The medium Earth orbit constellation designed to bring broadband satellite service to the “other 3 billion” (O3b) customers in the developing world is taking shape above the equator with the June 25 launch of the first four spacecraft on an Arianespace Soyuz flying from the Guiana Space Center on the north coast of South America.
Another set of four satellites is scheduled for launch later this year, and the third and final group of four is set to go up in the first half of next year.
Built by Thales Alenia Space, the O3b satellites weigh 700 kg each, and will orbit above the equator in a repeating orbit 8,062 km up that will present the same satellite to a given ground station every 6 hr. Each satellite generates 1.5 kw of power, driving 12 mobile antennas and 10 Ka-band transponders.
O3b Networks plans to install eight teleports worldwide, with a network operations center in Virginia and a satellite operations center in Luxembourg. Designed with a coverage area that falls between 45 deg. north and south of the equator, the mobile antennas will allow the spacecraft to communicate with special ground receivers that will include tracking antennas capable of following the orbiting satellites, handing off from one to another as they pass overhead.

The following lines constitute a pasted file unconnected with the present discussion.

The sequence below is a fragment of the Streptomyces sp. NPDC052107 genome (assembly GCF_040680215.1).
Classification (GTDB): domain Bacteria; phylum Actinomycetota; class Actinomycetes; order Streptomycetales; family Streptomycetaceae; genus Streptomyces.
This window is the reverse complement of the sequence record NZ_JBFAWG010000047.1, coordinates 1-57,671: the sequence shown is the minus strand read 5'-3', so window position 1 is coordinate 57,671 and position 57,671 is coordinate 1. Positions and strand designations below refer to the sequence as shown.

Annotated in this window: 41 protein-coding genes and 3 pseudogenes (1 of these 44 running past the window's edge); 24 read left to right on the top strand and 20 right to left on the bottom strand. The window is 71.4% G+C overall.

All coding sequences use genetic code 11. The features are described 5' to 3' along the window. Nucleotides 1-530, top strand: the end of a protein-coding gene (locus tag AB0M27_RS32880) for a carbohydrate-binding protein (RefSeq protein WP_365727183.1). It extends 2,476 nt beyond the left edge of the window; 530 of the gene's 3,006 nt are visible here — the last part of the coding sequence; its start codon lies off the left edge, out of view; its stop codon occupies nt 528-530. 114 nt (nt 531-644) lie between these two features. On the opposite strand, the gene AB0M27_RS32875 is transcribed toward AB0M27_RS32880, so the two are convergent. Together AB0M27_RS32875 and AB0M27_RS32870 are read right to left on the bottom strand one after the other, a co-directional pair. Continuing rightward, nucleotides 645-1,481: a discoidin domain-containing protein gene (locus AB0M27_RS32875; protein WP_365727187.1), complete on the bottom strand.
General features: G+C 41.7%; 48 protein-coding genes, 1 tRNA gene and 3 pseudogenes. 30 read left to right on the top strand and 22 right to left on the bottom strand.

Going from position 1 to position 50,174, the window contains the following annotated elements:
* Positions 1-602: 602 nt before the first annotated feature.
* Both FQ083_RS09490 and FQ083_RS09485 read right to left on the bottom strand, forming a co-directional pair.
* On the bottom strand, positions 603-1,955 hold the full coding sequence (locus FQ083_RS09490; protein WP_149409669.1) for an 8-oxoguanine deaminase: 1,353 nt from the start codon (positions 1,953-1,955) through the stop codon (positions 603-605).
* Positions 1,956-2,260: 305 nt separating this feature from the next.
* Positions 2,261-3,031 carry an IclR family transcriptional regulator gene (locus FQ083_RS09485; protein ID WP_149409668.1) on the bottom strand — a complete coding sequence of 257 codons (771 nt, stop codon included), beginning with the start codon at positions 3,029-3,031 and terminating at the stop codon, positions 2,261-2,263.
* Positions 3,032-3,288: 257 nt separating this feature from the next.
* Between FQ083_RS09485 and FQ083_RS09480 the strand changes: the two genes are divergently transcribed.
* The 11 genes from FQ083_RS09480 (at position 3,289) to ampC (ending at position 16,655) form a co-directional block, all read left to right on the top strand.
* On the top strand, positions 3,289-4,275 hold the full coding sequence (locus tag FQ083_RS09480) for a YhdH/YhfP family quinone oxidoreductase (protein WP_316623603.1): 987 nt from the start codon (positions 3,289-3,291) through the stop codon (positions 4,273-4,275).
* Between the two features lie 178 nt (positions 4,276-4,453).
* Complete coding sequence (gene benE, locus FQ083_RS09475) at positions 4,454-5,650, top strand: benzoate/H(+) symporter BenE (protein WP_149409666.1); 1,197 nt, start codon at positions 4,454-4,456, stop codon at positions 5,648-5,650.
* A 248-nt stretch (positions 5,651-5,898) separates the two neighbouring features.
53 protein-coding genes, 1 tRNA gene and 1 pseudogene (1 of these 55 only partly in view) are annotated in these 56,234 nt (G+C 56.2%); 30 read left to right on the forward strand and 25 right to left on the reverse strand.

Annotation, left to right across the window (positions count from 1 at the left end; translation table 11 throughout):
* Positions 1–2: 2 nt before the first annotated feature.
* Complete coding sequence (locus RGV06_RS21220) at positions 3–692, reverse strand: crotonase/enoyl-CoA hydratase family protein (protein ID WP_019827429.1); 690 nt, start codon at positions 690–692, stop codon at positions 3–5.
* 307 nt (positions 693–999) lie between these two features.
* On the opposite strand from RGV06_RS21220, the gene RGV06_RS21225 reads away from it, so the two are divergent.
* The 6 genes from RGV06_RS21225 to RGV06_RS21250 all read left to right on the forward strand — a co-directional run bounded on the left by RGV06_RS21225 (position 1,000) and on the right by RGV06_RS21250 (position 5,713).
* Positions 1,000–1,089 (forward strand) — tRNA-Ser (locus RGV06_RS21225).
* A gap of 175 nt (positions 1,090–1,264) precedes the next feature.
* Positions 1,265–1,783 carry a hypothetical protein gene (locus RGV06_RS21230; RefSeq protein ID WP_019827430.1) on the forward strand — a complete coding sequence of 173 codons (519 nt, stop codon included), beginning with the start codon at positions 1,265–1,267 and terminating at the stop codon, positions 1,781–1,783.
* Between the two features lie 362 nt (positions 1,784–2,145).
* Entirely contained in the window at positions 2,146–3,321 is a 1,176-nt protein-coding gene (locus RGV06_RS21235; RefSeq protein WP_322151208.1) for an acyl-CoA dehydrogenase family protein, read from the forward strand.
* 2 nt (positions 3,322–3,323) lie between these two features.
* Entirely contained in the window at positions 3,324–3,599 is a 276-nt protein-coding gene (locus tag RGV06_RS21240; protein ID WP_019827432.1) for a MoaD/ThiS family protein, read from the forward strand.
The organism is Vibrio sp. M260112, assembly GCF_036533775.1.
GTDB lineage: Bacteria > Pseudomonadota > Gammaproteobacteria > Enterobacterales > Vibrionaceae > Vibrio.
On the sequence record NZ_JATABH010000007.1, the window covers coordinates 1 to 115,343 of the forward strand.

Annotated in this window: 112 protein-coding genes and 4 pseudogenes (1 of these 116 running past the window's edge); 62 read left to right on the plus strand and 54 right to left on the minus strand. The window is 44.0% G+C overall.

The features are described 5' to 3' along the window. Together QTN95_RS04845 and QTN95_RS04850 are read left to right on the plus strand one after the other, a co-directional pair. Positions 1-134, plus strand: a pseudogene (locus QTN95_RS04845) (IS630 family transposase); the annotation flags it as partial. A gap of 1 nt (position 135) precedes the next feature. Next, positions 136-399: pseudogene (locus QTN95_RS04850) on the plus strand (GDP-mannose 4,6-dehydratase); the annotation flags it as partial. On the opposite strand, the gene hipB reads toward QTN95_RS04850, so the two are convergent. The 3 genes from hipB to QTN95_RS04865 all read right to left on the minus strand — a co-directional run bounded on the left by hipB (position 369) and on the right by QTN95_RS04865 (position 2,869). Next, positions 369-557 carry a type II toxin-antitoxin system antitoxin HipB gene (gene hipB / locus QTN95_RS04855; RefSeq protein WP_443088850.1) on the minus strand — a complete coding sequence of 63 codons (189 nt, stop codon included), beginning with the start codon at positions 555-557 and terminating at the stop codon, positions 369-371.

Ground terminals will use 1.8-meter and 2.4-meter General Dynamics antennas and 4.5-meter and 7.3-meter systems supplied by ViaSat, the company says. Comtech is providing modems tailored to support mobile backhaul while Gilat will supply networking hubs and O3b customer modems.
The Soyuz mission required 2 hr., 22 min., and included four burns of the three-stage rocket’s Fregat upper stage. Liftoff came at 3:27 p.m. EDT (4:27 p.m. local time).